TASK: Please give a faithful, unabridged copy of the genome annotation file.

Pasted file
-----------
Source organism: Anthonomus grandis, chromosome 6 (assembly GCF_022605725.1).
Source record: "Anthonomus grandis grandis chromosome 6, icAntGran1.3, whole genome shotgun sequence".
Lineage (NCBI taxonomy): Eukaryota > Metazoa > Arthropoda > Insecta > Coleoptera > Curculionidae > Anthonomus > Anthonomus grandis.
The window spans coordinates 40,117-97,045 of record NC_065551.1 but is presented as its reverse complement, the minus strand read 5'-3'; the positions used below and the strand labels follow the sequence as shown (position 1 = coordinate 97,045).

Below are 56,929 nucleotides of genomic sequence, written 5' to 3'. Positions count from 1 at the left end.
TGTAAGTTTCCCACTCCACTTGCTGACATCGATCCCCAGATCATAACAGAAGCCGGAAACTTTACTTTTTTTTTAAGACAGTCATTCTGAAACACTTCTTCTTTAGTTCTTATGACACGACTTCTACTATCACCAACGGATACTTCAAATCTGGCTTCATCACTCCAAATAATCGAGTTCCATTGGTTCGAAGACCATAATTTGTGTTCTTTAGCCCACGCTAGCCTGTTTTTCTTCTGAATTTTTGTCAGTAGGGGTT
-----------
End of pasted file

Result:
Source organism: Anthonomus grandis, chromosome 6 (assembly GCF_022605725.1).
Source record: "Anthonomus grandis grandis chromosome 6, icAntGran1.3, whole genome shotgun sequence".
Lineage (NCBI taxonomy): Eukaryota > Metazoa > Arthropoda > Insecta > Coleoptera > Curculionidae > Anthonomus > Anthonomus grandis.
The window spans coordinates 40,117-97,045 of record NC_065551.1 but is presented as its reverse complement, the minus strand read 5'-3'; the positions used below and the strand labels follow the sequence as shown (position 1 = coordinate 97,045).

Below are 56,929 nucleotides of genomic sequence, written 5' to 3'. Positions count from 1 at the left end.
TGTAAGTTTCCCACTCCACTTGCTGACATCGATCCCCAGATCATAACAGAAGCCGGAAACTTTACTTTTTTTTTAAGACAGTCATTCTGAAACACTTCTTCTTTAGTTCTTATGACACGACTTCTACTATCACCAACGGATACTTCAAATCTGGCTTCATCACTCCAAATAATCGAGTTCCATTGGTTCGAAGACCATAATTTGTGTTCTTTAGCCCACGCTAGCCTGTTTTTCTTCTGAATTTTTGTCAGTAGGGGTT